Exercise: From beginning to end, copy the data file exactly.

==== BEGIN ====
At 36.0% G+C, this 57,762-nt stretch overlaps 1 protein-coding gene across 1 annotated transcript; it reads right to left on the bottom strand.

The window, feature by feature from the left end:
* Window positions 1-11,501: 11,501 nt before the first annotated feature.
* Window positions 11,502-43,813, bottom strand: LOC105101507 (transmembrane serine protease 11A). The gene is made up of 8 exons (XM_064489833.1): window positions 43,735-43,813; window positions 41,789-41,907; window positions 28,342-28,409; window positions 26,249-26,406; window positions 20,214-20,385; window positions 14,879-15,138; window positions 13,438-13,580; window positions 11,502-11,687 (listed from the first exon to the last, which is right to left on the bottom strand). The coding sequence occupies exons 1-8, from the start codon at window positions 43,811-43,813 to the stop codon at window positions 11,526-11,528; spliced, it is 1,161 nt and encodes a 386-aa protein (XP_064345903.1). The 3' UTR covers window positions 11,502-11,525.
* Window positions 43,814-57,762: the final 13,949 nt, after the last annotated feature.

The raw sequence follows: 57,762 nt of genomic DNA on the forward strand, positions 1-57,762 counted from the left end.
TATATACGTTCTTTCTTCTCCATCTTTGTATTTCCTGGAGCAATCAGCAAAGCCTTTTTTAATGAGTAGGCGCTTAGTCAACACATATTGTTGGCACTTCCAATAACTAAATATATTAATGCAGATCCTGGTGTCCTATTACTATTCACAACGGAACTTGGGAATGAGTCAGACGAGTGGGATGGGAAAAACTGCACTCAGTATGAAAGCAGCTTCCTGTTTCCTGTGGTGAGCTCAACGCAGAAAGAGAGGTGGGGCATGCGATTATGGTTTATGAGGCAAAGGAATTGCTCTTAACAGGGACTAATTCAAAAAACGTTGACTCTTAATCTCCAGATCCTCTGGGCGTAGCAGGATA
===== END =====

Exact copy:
At 36.0% G+C, this 57,762-nt stretch overlaps 1 protein-coding gene across 1 annotated transcript; it reads right to left on the bottom strand.

The window, feature by feature from the left end:
* Window positions 1-11,501: 11,501 nt before the first annotated feature.
* Window positions 11,502-43,813, bottom strand: LOC105101507 (transmembrane serine protease 11A). The gene is made up of 8 exons (XM_064489833.1): window positions 43,735-43,813; window positions 41,789-41,907; window positions 28,342-28,409; window positions 26,249-26,406; window positions 20,214-20,385; window positions 14,879-15,138; window positions 13,438-13,580; window positions 11,502-11,687 (listed from the first exon to the last, which is right to left on the bottom strand). The coding sequence occupies exons 1-8, from the start codon at window positions 43,811-43,813 to the stop codon at window positions 11,526-11,528; spliced, it is 1,161 nt and encodes a 386-aa protein (XP_064345903.1). The 3' UTR covers window positions 11,502-11,525.
* Window positions 43,814-57,762: the final 13,949 nt, after the last annotated feature.

The raw sequence follows: 57,762 nt of genomic DNA on the forward strand, positions 1-57,762 counted from the left end.
TATATACGTTCTTTCTTCTCCATCTTTGTATTTCCTGGAGCAATCAGCAAAGCCTTTTTTAATGAGTAGGCGCTTAGTCAACACATATTGTTGGCACTTCCAATAACTAAATATATTAATGCAGATCCTGGTGTCCTATTACTATTCACAACGGAACTTGGGAATGAGTCAGACGAGTGGGATGGGAAAAACTGCACTCAGTATGAAAGCAGCTTCCTGTTTCCTGTGGTGAGCTCAACGCAGAAAGAGAGGTGGGGCATGCGATTATGGTTTATGAGGCAAAGGAATTGCTCTTAACAGGGACTAATTCAAAAAACGTTGACTCTTAATCTCCAGATCCTCTGGGCGTAGCAGGATA